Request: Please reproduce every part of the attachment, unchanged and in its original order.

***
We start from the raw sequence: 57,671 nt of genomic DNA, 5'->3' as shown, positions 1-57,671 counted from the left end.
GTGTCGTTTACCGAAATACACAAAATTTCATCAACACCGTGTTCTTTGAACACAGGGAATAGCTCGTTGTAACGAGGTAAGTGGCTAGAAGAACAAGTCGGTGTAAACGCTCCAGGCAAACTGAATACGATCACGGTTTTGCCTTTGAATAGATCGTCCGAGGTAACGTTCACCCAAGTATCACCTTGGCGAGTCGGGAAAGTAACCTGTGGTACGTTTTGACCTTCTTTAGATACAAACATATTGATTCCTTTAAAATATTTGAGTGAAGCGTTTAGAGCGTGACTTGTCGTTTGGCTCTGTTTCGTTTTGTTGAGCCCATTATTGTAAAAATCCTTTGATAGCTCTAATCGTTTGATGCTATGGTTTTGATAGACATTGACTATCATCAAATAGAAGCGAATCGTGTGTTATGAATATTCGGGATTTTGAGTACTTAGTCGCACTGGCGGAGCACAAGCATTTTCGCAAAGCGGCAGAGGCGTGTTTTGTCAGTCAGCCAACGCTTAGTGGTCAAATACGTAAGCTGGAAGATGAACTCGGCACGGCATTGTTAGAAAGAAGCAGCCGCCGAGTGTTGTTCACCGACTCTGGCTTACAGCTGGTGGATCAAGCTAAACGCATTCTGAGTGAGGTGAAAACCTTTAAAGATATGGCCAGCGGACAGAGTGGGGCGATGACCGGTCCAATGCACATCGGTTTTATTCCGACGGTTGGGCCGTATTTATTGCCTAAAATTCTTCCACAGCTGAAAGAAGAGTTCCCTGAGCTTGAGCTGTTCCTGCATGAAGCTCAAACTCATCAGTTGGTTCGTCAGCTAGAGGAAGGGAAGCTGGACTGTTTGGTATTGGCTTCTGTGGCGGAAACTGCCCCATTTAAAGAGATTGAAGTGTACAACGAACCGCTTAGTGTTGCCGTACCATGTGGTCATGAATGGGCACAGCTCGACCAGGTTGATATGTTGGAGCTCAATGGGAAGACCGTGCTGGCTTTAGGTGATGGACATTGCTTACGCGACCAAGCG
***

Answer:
We start from the raw sequence: 57,671 nt of genomic DNA, 5'->3' as shown, positions 1-57,671 counted from the left end.
GTGTCGTTTACCGAAATACACAAAATTTCATCAACACCGTGTTCTTTGAACACAGGGAATAGCTCGTTGTAACGAGGTAAGTGGCTAGAAGAACAAGTCGGTGTAAACGCTCCAGGCAAACTGAATACGATCACGGTTTTGCCTTTGAATAGATCGTCCGAGGTAACGTTCACCCAAGTATCACCTTGGCGAGTCGGGAAAGTAACCTGTGGTACGTTTTGACCTTCTTTAGATACAAACATATTGATTCCTTTAAAATATTTGAGTGAAGCGTTTAGAGCGTGACTTGTCGTTTGGCTCTGTTTCGTTTTGTTGAGCCCATTATTGTAAAAATCCTTTGATAGCTCTAATCGTTTGATGCTATGGTTTTGATAGACATTGACTATCATCAAATAGAAGCGAATCGTGTGTTATGAATATTCGGGATTTTGAGTACTTAGTCGCACTGGCGGAGCACAAGCATTTTCGCAAAGCGGCAGAGGCGTGTTTTGTCAGTCAGCCAACGCTTAGTGGTCAAATACGTAAGCTGGAAGATGAACTCGGCACGGCATTGTTAGAAAGAAGCAGCCGCCGAGTGTTGTTCACCGACTCTGGCTTACAGCTGGTGGATCAAGCTAAACGCATTCTGAGTGAGGTGAAAACCTTTAAAGATATGGCCAGCGGACAGAGTGGGGCGATGACCGGTCCAATGCACATCGGTTTTATTCCGACGGTTGGGCCGTATTTATTGCCTAAAATTCTTCCACAGCTGAAAGAAGAGTTCCCTGAGCTTGAGCTGTTCCTGCATGAAGCTCAAACTCATCAGTTGGTTCGTCAGCTAGAGGAAGGGAAGCTGGACTGTTTGGTATTGGCTTCTGTGGCGGAAACTGCCCCATTTAAAGAGATTGAAGTGTACAACGAACCGCTTAGTGTTGCCGTACCATGTGGTCATGAATGGGCACAGCTCGACCAGGTTGATATGTTGGAGCTCAATGGGAAGACCGTGCTGGCTTTAGGTGATGGACATTGCTTACGCGACCAAGCG